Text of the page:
Web developers and Application Guard

The good news for web developers is that they do not need to do anything different with their site code – Microsoft Edge renders sites in Application Guard fundamentally the same way it does in the host version of Windows. There is no need to detect when Microsoft Edge is running in this mode, nor any need to account for behavior differences. Since this temporary container is destroyed when the user is done, there is no persistence of any cookies or local storage when the user is finished.

We’re committed to keeping Enterprise users and data safe and secure

Our mission at Microsoft is to empower every person and every organization on the planet to achieve more. With Windows Defender Application Guard, enterprise users can take advantage of the vast power of Internet sites and services while still protecting corporate and personal data. This capability makes Microsoft Edge the most secure browser for the Enterprise.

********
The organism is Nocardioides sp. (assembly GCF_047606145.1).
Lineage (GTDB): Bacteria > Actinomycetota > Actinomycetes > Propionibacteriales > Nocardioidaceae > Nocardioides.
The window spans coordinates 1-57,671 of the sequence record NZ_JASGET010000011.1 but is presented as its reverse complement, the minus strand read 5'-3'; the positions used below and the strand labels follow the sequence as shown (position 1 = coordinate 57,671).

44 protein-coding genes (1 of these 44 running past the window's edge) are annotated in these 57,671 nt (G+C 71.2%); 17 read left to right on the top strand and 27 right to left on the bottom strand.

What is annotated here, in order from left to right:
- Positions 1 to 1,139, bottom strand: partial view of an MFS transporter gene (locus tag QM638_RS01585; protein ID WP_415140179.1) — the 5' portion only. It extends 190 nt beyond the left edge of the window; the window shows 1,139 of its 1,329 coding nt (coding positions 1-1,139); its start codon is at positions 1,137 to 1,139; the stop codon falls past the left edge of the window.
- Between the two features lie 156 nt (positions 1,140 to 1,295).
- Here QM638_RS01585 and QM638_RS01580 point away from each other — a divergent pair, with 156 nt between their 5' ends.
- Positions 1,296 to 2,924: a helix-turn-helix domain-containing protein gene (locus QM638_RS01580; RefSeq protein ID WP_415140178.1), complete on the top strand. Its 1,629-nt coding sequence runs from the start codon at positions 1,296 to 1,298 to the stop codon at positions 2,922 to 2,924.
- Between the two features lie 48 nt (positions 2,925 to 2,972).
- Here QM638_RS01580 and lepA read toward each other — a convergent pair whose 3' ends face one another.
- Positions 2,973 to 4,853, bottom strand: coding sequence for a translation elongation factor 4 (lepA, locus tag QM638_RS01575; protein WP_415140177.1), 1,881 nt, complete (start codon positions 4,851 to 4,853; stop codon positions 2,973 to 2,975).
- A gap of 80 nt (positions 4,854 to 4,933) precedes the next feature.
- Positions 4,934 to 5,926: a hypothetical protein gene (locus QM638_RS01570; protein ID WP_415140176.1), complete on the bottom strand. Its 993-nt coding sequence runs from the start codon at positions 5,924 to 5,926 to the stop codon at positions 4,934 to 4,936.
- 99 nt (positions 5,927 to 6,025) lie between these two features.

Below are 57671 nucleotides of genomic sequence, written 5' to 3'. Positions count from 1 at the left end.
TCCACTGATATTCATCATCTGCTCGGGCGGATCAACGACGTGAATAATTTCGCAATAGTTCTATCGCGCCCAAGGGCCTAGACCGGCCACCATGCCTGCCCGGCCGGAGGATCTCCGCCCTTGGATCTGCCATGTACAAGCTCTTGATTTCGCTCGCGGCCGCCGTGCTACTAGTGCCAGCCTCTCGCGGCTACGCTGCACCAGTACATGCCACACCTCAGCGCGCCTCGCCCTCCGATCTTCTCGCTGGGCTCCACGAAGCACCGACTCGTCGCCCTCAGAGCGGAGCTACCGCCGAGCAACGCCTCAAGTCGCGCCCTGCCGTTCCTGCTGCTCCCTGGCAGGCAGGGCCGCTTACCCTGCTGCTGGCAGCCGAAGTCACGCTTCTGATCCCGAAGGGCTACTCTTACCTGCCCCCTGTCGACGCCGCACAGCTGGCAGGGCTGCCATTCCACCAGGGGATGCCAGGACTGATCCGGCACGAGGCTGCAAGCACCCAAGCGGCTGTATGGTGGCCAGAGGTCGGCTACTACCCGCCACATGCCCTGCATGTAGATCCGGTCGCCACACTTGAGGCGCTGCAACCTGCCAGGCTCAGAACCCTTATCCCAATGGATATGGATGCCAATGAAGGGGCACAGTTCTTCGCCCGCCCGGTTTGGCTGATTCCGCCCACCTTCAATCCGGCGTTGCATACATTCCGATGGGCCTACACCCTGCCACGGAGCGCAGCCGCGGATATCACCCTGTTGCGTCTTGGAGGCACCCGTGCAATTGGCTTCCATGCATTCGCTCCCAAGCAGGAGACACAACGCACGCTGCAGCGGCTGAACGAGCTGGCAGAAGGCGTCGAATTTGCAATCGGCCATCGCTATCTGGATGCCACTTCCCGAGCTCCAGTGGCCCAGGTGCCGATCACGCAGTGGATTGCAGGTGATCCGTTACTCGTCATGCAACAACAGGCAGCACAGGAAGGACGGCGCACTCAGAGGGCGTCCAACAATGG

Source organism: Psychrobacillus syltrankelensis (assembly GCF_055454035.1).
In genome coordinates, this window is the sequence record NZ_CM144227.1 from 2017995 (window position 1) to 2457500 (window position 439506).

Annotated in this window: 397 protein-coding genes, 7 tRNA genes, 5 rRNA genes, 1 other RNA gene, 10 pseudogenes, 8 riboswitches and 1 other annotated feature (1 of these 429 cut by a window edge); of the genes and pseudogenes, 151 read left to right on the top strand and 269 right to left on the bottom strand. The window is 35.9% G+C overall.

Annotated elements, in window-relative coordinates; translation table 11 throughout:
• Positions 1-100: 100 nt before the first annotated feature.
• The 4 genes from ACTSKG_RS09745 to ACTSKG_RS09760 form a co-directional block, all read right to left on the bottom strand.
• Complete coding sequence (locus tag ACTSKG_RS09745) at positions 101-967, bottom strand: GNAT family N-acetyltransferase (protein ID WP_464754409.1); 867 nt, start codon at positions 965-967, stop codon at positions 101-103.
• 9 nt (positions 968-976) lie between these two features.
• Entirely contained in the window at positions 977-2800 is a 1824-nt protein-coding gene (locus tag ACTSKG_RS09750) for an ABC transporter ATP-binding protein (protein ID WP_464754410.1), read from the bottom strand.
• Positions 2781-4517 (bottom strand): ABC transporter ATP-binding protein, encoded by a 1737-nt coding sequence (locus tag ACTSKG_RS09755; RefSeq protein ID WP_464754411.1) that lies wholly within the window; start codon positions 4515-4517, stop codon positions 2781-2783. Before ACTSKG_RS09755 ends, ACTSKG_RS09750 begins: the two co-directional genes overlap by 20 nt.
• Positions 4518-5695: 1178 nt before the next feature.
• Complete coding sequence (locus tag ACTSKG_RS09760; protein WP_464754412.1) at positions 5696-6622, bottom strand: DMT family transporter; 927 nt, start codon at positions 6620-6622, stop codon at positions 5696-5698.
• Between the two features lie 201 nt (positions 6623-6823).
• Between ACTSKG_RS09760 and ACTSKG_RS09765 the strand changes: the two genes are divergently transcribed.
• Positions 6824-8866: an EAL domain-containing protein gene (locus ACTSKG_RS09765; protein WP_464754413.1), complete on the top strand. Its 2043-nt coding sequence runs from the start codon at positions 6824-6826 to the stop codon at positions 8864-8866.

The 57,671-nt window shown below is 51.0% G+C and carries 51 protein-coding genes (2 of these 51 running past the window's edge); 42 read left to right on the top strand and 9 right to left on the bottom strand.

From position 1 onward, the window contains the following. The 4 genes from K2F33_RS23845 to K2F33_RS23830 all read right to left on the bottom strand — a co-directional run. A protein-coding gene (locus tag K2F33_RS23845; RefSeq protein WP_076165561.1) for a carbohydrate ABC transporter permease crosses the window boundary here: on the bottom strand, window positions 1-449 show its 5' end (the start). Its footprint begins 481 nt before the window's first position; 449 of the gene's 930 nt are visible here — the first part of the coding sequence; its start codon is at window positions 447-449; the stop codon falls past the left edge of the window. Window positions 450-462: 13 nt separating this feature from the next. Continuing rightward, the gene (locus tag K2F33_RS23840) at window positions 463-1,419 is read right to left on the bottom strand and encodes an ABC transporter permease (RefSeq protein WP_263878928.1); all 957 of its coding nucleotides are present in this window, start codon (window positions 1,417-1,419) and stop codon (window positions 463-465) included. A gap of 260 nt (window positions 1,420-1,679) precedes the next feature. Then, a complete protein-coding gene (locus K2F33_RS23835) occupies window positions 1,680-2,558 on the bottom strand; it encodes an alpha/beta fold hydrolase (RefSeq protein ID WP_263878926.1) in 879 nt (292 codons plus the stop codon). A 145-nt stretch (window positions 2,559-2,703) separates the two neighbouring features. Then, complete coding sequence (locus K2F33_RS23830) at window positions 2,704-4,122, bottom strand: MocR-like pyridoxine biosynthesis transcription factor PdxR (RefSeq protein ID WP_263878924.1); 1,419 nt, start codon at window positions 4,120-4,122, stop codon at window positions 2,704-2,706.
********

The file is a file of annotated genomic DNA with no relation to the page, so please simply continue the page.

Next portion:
Windows Defender Application Guard for Microsoft Edge will become available to Windows Insiders in the coming months, and roll out more broadly next year.

― John Hazen, Principal Program Manager, Microsoft Edge
― Chas Jeffries, Principal Program Manager, Application Guard

Updated June 28, 2018 7:29 am

Join the conversation

  1. Awesome,
    When/How can I get this ?
    I want to use this on my Surface Pro 4, as soon as possible,
    I want to share this with my customers/partners/friends.


    • Windows Defender Application Guard for Microsoft Edge will become available to Windows Insiders on Windows 10 Enterprise in the coming months, and roll out more broadly next year.